[Reddit Prompt] Upon storming a diplomat’s spaceship and securing the helm, your crew of kidnappers happily informs you that they even managed to kill the Diplomat’s human bodyguard. Your blood runs cold as you inform them there was a second human, and the two were a mated pair.

When I had first met a human, it had been on an ally’s ship, and I hadn’t thought much of them. The male of the species acted tough, and the females acted even tougher. Still, they didn’t stack up to most intergalactic races with intelligence and technology that would easily wipe humans from existence.

It wasn’t until I fought alongside them in a battle that I understood their strength and compassion behind that strength. Their willingness to place themselves second to defend others in need and challenge what they called “systemic oppression” shook the Galatic Federation in more than one way.

It was their mentality toward life that set humans so far apart from other races.

I sit down slowly and take a deep breath to calm my nerves. My crew has just crossed a hard-line, and what’s more, they have taken the life of the human’s mate.

“Male or female?” my second-in-command asks.

“Why’s it matter?” the youngling spits.

“If it’s male, we have a chance at surviving,” my second states.

“We didn’t see it, sir,” another youngling answer with a quivering voice.

I turn to the diplomat who lays tied up in front of the captain’s chair, “Answer,” I demand.

The diplomat shrugs its shoulders and clicks at me, “I never pay attention to the help.”

“Bring up the crew manifest,” I order. Suddenly the power cuts out, leaving just the backup systems on.

“Sir,” my second begins, “I suggest we split in two. One hunt, one secure.”

An older soldier growls, “the hunt is a suicide!”

“You’ll do as I say,” I stand tall, looking down at the soldier. Daring him to challenge me.

We broke into two teams of six. My second bravely taking the hunting team. My squad waits for a few bits before leaving the helm and making our way back to our ship. Since the power was cut, we had no way of knowing that our small scout ship had been disconnected from the much larger diplomat ship.

I only realize it by chance when I glance out a bay window down one of the many hallways. Our ship drifting off into the distance. I froze.

“Did you know there was this human army once made of all the same gender lovers? They fought alongside their mates, believing it would make them stronger,” the diplomate clicks, “I learned about it during a trip to Earth.”

I turn toward my squad and order them back towards the helm. I send another message to my second, who states that he’d yet to find the human.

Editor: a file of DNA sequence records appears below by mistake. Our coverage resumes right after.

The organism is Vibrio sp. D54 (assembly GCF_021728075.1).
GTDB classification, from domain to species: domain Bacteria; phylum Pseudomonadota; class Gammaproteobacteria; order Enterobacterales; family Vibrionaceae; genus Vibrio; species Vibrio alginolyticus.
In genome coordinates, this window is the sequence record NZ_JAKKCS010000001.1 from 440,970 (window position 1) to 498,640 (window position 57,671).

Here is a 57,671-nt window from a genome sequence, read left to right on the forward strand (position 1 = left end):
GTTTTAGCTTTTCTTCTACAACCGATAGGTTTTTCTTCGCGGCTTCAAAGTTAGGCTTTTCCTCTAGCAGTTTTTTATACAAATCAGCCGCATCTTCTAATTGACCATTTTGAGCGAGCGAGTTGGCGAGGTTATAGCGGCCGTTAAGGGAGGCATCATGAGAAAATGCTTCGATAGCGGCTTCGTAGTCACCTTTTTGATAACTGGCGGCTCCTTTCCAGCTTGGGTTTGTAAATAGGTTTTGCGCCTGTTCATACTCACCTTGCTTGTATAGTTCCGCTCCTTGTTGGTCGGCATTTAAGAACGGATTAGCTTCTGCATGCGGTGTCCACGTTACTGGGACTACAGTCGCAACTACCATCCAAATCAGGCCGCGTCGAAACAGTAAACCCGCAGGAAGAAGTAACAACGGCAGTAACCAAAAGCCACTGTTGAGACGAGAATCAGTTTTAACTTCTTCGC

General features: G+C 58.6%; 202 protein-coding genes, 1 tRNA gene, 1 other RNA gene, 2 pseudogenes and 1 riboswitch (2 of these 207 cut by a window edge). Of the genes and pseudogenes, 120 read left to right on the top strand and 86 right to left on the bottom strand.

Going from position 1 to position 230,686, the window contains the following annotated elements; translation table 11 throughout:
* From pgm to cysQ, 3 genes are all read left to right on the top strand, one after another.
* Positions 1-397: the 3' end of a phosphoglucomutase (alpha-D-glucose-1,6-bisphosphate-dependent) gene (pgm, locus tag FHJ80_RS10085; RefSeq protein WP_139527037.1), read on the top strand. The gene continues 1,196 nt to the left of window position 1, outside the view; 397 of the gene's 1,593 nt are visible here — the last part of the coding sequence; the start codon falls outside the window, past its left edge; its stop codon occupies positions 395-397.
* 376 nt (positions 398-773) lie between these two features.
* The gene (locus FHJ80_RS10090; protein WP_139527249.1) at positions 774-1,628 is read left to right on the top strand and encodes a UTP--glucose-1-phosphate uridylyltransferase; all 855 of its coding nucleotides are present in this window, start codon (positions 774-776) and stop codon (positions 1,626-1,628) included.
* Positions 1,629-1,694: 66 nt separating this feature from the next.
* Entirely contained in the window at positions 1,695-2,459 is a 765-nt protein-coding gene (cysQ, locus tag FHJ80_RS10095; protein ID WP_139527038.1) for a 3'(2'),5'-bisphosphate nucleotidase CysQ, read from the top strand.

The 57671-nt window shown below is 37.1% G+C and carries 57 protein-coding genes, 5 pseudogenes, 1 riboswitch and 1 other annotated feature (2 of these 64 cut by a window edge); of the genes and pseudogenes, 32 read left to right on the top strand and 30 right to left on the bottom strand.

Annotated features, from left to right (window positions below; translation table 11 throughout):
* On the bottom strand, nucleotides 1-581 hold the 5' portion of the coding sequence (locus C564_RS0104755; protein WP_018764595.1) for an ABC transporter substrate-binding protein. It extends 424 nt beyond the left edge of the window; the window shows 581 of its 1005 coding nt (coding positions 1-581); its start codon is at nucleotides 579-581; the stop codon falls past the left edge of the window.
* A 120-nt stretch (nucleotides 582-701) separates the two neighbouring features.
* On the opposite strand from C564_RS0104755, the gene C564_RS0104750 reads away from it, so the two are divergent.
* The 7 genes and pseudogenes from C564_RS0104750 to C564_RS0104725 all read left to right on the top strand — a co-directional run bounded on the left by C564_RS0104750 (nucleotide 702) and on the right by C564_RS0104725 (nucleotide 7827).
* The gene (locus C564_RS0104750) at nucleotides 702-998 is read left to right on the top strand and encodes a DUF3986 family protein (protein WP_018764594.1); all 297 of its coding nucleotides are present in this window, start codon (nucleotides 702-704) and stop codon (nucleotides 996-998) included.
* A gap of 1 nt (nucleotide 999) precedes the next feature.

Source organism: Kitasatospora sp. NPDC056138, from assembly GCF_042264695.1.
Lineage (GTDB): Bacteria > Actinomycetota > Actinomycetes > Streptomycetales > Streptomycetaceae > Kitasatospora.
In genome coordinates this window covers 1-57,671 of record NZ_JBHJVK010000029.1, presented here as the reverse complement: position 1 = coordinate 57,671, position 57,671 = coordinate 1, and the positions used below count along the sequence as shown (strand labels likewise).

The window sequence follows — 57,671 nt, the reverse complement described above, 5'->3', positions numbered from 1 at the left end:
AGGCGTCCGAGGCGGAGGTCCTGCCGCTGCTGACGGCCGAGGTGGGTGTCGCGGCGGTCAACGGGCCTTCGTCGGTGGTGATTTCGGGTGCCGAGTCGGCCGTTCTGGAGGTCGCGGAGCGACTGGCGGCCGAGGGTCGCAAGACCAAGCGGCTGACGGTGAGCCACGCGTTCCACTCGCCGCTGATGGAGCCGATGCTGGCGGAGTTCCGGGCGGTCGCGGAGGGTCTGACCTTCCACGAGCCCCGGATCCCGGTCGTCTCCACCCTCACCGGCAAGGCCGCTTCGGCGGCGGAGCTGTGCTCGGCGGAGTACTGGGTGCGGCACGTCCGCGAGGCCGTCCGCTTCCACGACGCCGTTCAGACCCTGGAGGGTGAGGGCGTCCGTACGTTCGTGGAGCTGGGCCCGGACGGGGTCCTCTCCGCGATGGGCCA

We turn down one hallway after another until a high-pitch whistle pierces the air. The diplomat drops to his four knees and covers his head. I follow just as quickly, but two of my men are not as astute. They collapse with steaming holes in their heads.

I grab the diplomate by his robe’s collar and drag him back around the corner. The thumping of heavy boots follows us as my remaining squad returns fire. I shove the diplomate into the first room I can and command my crew to lead the human away.

The fight’s sounds slowly fade, leaving just me and my target squatting in a residential quarter. My weapon presses under the diplomate’s short chin as a clear warning.

“They’re female,” he clicks.


“Your question. They’re both females.”

My response is cut short by the door sliding open and a small metal ball bouncing into the room.

The light is blinding. My ears fill with a sound I’ve never heard before. Trying my best to keep hold of my target, I roll behind a desk, but he breaks free. By the time my senses orient themselves, he’s gone.

I call on my radio, and only four voices answer, one of them being my second. He reports on their fight with the female and how she destroyed part of the ship to launch them out into space. I tell him about our ship being set adrift and the loss of the diplomat.

I say, “they still have to be on board.”

“Sir,” one of the surviving younglings answers, “one of the escape pods is gone, and the others have all been broken.”

Shock rocks my body as I wonder how close this room is to the escape pods. “Someone get a suite and retrieve our ship. They couldn’t have gotten–” my orders die on my tongue. Our ship was turning away. I could see its blasters turning on, and next to it floats the missing escape pod.

Our radio crackles with a soft and sad voice. “The dead got off easy,” she says.

It feels as if my tongue is swollen in my mouth. My throat is dry, and I can’t seem to get words to form.

“You can’t leave us here!” a youngling cries.

We have crossed the hard-line, I remind myself, stumbling backward until my back hits a wall. I sink to the floor and stare out the window into the vastness of space. “An eye for an eye,” I say, repeating the words I had heard a human once say.